Research indicates that imprisonment has few, if any, beneficial effects on criminal activity, except for the period when the individual is in a correctional facility. It also shows that imprisonment has disruptive effects on the life-course of individuals, leading to worse labor market outcomes, more interrupted family lives, and poorer health. Virtually none of the existing research considers how imprisonment affects the desistance process for individuals who chronically engage in criminal activity. This is an important oversight because this is the group for whom desistance from crime is most important both for society and for themselves. This chapter considers how imprisonment shapes the desistance process for individuals who are chronically criminally active and discusses the implications of these findings for policy, practice, and research.
Chapter 4: Desistance-Focused Criminal Justice Practice
This chapter examines a practitioner view of desistance concepts from a practical implementation standpoint.
Academic criminologists have increasingly challenged the criminal justice system to pivot from a focus on recidivism to a focus on desistance. However, implementation of desistance concepts in the criminal justice practice has lagged. This chapter provides a basic overview of the theories of mechanisms of desistance and attempts to describe them in a practical way. It also discusses some of the issues in operationalizing desistance and provides examples of operational definitions of desistance that criminal justice practitioners can use. The chapter moves even more from theory to practice and discusses desistance-focused interventions. Finally, it briefly discusses some limitations of desistance as a criminal justice metric, including obstacles for adopting desistance in a politically driven system and in day-to-day practice.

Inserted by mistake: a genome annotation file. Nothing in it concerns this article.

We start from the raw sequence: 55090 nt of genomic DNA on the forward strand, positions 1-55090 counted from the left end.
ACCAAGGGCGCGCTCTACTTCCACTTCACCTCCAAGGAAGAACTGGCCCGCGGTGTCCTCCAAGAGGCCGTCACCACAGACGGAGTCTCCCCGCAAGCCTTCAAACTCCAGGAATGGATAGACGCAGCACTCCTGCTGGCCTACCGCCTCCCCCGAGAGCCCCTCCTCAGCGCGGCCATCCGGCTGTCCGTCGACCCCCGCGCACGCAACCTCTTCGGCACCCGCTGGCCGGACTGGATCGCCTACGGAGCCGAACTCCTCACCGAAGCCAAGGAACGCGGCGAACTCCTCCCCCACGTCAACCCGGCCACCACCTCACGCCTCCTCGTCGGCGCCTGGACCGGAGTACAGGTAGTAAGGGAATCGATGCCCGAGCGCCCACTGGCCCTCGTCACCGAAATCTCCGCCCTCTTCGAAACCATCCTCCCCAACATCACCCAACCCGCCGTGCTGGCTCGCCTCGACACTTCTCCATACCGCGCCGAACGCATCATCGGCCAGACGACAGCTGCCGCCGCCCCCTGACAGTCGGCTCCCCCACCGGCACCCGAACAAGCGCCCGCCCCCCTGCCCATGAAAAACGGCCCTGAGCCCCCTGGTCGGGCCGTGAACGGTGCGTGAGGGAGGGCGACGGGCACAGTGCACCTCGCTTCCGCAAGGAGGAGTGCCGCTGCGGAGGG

Chapter 5: International Perspectives and Lessons Learned on Desistance
This chapter focuses on international interventions that have been initiated to foster desistance.
Since the mid-1990s, there has been a sustained research effort in many countries to further knowledge about why people stop offending. This chapter first discusses how desistance has been defined and operationalized, and reviews the main associates and correlates of desistance. It then critiques many criminal justice systems’ desistance-promoting elements and presents the lessons learned from various countries that have pursued such policies. Finally, it notes some of the interventions that appear likely to support and promote desistance. It also provides suggestions for how colleagues working in the United States might develop these ideals into workable policies and practices.
Chapter 6: Pathways to Desistance From Crime Among Juveniles and Adults: Applications to Criminal Justice Policy and Practice
This chapter provides an overview of the mechanisms underlying the process of desistance from crime among juveniles and adults.
The association between age and crime is one of the most established facts in the field of criminology. It is generally agreed that aggregate crime rates peak in late adolescence/early adulthood (ages 18-21) and gradually drop thereafter. Although most adults who engage in criminal behavior also offended during adolescence, most juveniles who commit crime do not persist in crime in adulthood. This chapter describes the known correlates of desistance from crime as well as the features associated with continued involvement in crime. It examines the implications for criminal justice interventions and agencies — including law enforcement, courts, supervision, correctional facilities, and reintegration efforts — and offers nine key recommendations on desistance-promoting criminal justice policy and practice.